The unicorn chase? What Yeah,
yeah, it’s funny that they managed to make them unicorns. I mean, they really should have been Cthulhu chasers. Because that’s, that’s what, that’s what we’re really dealing with.
Tell me how you really feel Rand.
Yeah, what I’m, what happened to the culture at Moz, when you brought on venture capital, because you were a profitable business with SEO Moz and ran it as a Services Agency ahead of time, which service versus product, I’d love to circle back to that. But what happened at the culture at Moz? Since we are doing the culture awards here at on Valley, and powderkeg culture is the number one reason that we’ve found that people join a tech company is also the number one reason they quit at a tech company. How do you see venture capital changed the culture at Moz?
Yeah, I think I do not know, I think Moz is a is an outlier, in that I’m not sure our first round of venture capital did much of a big change at all. And I think that’s because, you know, the founders still maintain the overwhelming majority, I think we were at ignition own maybe 17% of the company when they first invested. So it was a $1.1 million round is pretty small, you know, his board of directors. So we got a little more formalized, but I don’t think it had a huge impact on on us culturally, the biggest impact was probably on our mindset around what we wanted to and needed to build, which was essentially, we consistently invested all of the profits and earnings from the company into trying to find faster and faster growth. And I think that eventually biased us into a place where we felt like we had to raise more money so that we could do more of those potential investments. And it made us I would say, uncomfortable, made us very, very high risk taking activity in terms of the business, we threw a lot of dollars at foolish channels.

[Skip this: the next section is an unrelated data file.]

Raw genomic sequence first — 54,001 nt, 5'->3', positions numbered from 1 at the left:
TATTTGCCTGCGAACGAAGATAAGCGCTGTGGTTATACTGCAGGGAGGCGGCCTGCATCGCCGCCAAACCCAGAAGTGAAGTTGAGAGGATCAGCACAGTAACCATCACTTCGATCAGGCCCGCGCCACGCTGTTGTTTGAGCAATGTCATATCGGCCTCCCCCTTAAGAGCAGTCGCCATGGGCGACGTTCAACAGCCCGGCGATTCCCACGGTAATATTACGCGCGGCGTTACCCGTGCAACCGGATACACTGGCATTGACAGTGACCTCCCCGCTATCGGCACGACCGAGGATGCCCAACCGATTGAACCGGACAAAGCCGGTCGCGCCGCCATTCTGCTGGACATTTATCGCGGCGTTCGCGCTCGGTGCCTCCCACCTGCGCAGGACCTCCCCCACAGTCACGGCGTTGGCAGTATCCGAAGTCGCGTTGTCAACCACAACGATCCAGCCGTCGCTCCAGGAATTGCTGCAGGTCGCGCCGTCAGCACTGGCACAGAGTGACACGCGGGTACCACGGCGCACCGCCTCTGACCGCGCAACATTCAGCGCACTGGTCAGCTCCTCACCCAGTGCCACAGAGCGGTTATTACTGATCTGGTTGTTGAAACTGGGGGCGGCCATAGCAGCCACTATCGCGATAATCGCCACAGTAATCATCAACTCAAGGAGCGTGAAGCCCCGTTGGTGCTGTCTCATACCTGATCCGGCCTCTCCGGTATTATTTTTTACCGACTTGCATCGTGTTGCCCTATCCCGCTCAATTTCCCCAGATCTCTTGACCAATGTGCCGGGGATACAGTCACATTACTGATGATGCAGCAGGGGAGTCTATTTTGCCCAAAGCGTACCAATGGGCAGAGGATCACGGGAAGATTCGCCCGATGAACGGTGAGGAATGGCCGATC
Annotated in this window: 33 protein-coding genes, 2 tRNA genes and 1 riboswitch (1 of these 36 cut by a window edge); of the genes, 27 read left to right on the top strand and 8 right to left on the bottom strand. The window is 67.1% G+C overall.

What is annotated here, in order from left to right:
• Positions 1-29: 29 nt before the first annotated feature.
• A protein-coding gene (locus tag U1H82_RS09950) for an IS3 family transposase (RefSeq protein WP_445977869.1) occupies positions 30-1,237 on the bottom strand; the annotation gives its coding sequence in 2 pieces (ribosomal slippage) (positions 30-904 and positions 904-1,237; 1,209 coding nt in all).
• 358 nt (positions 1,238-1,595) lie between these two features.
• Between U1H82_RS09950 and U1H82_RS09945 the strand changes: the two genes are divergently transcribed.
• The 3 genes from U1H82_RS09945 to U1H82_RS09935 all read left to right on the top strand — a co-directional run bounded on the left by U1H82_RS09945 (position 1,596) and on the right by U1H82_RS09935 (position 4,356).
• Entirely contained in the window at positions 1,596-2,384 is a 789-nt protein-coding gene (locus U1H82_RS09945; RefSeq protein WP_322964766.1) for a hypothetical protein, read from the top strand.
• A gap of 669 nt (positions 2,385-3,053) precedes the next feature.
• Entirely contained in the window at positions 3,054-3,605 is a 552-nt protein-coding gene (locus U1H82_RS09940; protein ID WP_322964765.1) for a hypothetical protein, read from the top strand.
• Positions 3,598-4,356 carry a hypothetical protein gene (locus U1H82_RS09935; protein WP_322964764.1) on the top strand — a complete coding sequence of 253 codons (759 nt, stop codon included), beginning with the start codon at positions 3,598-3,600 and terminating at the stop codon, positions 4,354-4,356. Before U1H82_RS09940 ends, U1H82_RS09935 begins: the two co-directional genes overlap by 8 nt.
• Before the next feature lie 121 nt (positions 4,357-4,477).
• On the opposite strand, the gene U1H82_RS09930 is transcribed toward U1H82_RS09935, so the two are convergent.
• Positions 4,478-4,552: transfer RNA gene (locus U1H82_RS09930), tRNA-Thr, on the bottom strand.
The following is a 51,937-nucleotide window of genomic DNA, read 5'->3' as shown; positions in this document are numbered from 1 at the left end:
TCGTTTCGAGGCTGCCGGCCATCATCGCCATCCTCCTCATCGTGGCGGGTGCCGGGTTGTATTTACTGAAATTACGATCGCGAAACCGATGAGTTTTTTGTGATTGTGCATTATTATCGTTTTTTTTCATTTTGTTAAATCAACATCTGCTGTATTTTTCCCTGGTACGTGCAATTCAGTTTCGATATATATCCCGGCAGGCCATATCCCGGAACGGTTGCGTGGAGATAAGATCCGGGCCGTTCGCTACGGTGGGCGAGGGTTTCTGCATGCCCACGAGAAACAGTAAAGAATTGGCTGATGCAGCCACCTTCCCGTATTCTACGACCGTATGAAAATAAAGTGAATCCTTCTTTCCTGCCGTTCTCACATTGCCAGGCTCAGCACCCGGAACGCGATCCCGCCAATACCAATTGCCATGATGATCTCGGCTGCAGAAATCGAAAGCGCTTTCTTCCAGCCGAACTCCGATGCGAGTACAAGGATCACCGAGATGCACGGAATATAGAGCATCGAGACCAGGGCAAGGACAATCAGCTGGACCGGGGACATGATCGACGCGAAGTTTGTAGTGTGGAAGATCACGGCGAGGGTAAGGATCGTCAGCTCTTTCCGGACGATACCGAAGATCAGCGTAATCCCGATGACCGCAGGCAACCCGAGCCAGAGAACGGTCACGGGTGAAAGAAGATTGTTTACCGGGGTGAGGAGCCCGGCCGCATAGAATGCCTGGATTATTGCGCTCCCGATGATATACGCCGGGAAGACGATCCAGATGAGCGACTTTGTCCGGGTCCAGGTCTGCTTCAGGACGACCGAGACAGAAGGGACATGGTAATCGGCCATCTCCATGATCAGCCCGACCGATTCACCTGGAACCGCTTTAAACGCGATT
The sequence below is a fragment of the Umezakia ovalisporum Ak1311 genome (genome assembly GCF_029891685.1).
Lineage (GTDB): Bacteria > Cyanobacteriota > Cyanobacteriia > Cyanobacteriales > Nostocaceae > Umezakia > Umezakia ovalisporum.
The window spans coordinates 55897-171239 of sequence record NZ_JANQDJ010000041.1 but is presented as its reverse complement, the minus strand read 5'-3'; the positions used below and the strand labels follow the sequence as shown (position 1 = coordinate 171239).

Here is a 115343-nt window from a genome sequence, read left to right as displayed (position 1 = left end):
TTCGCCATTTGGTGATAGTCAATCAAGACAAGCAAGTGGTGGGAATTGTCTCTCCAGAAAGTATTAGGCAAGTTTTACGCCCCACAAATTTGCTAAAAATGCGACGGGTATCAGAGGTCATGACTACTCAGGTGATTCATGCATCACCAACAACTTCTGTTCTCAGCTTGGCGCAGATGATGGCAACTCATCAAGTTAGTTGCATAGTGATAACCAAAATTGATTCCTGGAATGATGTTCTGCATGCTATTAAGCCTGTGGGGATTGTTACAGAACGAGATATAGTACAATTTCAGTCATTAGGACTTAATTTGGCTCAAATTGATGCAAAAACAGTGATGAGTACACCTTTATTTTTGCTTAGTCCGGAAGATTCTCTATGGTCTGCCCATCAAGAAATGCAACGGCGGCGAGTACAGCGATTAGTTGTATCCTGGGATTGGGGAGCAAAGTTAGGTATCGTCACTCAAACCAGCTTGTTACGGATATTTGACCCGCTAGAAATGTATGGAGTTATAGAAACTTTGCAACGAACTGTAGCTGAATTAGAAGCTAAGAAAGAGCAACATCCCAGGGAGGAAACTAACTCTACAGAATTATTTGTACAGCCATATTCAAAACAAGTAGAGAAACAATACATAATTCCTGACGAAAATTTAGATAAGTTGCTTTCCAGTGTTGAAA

And in particular, we I think the dumbest move we ever made was after our 2012 fundraise from foundry, we raised $18 million then and attempted to go much broader than SEO. Right. So you mentioned the old name of the company was SEO Moz. When we first raised venture, we dropped the services business became exclusively software, and then and then, in 2012, tried to go bigger than SEO because we worried as a board of directors, that SEO wasn’t a big enough market. Right. And that was incredibly foolish. I think if you look back over the last, you know, eight years, in particular, what you can see is Seo grew bigger than ever. And when Moz took its eye off that ball for those four or five years that it tried to go broader, other competitors stepped in to take its place. Very, very frustrating. So and our experience is not particularly unique. You know, I talked to a lot of venture backed entrepreneurs, of all kinds in all sorts of markets, who basically you know, they look at their, they look at their businesses and when they’re venture backed growth rate is the dominant metric. And so they optimize for that over everything else. And as a result, in many, many cases, don’t focus and don’t build what I would call high Discipline businesses that have, you know, long term survivability and great profit margins and competitive advantages and their specific fields. Right there. They’re just focused on. Okay, how do we become Airbnb or Uber? Or we work or two of those three? I’d? I’d probably are you’re not very healthy businesses.
Are you open to new job opportunities in tech?